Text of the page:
Of the 40 Oregon State Police troopers, five tobacco detectives and 40 crime lab personnel hired back in the state last week because of a senate bill signed into law by Gov. Ted Kulongoski, nine were hired back in the northeast Oregon region. All four laid-off Wallowa County officers got their jobs back.
All had been released Feb. 1 following the defeat of Measure 28 late in January. At that time 129 Oregon state troopers were let go.
The rehires are based on seniority and have nothing to do with where in the state the troopers were stationed. Because police academy graduates were often hired on the same day, a random computer lottery was held to establish seniority within specific hire dates.
Three Wallowa County troopers and one Union County trooper who graduated from the academy Dec. 18, 1999, were fortunate enough to be rehired, while others from their class were not. The Union County rehire, Kyle Hove, who used to work in Wallowa County, made the cut onlybecause two troopers ahead of him in the lottery selection elected not to return to duty.
The reinstated troopers were given the option to return to their old post, and four officers did so in Wallowa County and Hove did so in Union County. They were the only five troopers in that two county area who were laid off Feb. 1.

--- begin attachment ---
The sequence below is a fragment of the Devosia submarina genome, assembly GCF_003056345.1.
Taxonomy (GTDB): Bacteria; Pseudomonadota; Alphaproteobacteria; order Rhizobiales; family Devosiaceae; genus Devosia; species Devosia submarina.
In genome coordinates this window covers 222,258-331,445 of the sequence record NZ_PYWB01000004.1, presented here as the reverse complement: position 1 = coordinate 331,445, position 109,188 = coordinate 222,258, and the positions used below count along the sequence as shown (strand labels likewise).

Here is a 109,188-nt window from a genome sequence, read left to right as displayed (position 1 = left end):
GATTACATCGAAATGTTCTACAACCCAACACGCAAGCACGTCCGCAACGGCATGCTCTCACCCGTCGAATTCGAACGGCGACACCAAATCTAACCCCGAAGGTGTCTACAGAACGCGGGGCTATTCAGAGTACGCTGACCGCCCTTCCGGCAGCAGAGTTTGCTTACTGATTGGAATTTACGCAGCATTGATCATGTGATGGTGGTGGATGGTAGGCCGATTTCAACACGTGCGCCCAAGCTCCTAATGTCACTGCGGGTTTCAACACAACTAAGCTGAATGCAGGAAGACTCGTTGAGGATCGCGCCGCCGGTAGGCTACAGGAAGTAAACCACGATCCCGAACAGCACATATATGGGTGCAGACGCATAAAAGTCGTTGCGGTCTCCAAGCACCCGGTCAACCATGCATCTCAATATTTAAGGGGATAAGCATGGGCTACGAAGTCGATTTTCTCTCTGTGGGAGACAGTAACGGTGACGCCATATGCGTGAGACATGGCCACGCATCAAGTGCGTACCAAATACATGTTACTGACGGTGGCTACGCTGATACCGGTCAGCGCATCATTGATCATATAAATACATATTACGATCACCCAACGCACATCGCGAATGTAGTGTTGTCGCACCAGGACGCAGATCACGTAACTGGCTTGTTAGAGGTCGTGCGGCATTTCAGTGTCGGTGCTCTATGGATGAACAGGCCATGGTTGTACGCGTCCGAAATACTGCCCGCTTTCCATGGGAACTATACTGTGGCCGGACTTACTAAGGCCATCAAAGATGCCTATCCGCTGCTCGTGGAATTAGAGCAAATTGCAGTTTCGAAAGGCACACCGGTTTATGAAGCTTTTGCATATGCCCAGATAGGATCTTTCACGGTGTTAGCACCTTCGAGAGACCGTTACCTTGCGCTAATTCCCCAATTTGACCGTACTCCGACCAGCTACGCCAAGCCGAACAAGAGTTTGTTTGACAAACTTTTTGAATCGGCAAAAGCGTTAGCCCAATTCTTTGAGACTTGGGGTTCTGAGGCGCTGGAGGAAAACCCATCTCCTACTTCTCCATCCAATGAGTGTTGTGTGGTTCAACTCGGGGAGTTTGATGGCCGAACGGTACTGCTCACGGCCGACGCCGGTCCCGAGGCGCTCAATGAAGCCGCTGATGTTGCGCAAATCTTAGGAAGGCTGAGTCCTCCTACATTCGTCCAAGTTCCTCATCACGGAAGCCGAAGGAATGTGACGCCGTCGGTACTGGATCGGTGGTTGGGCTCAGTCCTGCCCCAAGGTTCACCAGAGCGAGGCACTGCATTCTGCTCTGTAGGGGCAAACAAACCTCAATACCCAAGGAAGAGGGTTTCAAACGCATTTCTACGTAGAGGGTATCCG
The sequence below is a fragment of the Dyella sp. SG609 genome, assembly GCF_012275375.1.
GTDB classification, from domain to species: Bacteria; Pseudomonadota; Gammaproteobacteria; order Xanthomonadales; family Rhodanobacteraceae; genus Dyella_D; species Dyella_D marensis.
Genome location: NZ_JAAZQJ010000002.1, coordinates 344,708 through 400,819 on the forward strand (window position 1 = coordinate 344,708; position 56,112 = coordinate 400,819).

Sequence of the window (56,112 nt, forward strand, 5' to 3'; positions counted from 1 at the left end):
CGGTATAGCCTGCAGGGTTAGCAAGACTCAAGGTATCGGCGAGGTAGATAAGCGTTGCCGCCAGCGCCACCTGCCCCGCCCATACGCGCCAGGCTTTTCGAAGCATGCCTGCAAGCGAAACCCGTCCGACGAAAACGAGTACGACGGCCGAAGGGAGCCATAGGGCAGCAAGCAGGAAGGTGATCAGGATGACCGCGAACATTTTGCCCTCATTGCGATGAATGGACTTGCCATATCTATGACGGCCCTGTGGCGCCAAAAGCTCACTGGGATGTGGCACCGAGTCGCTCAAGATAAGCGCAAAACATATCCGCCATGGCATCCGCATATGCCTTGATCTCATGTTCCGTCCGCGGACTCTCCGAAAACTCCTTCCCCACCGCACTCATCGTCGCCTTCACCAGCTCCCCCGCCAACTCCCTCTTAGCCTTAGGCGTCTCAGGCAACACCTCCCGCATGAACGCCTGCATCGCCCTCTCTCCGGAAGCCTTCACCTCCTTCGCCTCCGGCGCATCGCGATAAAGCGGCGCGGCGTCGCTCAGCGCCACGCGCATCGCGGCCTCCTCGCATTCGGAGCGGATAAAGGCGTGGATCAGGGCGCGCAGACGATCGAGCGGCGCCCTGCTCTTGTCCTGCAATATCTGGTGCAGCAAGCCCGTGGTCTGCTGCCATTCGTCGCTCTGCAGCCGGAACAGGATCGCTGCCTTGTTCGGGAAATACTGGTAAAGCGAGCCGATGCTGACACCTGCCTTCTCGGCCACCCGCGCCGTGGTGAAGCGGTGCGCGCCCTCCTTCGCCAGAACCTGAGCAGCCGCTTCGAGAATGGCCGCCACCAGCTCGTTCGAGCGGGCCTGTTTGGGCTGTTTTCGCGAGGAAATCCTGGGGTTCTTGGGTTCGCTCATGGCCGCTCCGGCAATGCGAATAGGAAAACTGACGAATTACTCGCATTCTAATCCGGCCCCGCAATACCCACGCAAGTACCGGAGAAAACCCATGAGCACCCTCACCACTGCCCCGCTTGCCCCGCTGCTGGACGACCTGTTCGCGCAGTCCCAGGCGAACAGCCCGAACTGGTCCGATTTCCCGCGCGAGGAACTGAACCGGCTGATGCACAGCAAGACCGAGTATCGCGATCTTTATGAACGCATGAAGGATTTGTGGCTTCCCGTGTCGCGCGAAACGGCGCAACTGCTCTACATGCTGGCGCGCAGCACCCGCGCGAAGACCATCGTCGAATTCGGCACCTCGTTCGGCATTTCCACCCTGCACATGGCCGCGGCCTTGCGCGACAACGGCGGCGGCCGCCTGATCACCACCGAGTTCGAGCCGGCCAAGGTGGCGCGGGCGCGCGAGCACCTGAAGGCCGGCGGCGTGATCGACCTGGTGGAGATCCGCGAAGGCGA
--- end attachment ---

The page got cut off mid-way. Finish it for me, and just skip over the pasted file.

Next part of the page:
Rehired to their same positions in Wallowa County as of Wednesday, March 5, were Troopers Barry Taft, Brad Duncan and Greg Retherford. Mark Knapp, with additional seniority, had been hired back days earlier to work with the Oregon Department of Fish & Wildlife.
The rehire was especially rewarding for Retherford whose young daughter was diagnosed with leukemia the week before the layoff. According to his Enterprise based boss, Sgt. Randy Palmer who along with Trooper Seth Cooney was not laid off, Retherford took the option to continue his insurance and will now be reabsorbed under the same health policy.
Palmer thought the rehires were relatively secure in their positions through the 2003-2005 biennium, but Lt. Reg Madsen, who is the OSP Area Commanding Supervisor for Union, Baker and Wallowa counties was not so sure. "This is a really good sign," said Madsen, "But layoffs could still occur. It is my understanding that there are no guarantees about anything."
Madsen said that the affected troopers only lost one month of tenure, PERS and insurance, but will regain the benefits April 1.
Taft said that he has spent the past month looking for work outside of Oregon. He was focusing on an opening within the Idaho State Police when he was called back. He had only moved to Wallowa County in July to replace Hove and was not relishing the thought of another move for himself, his wife and his two daughters who still live at home.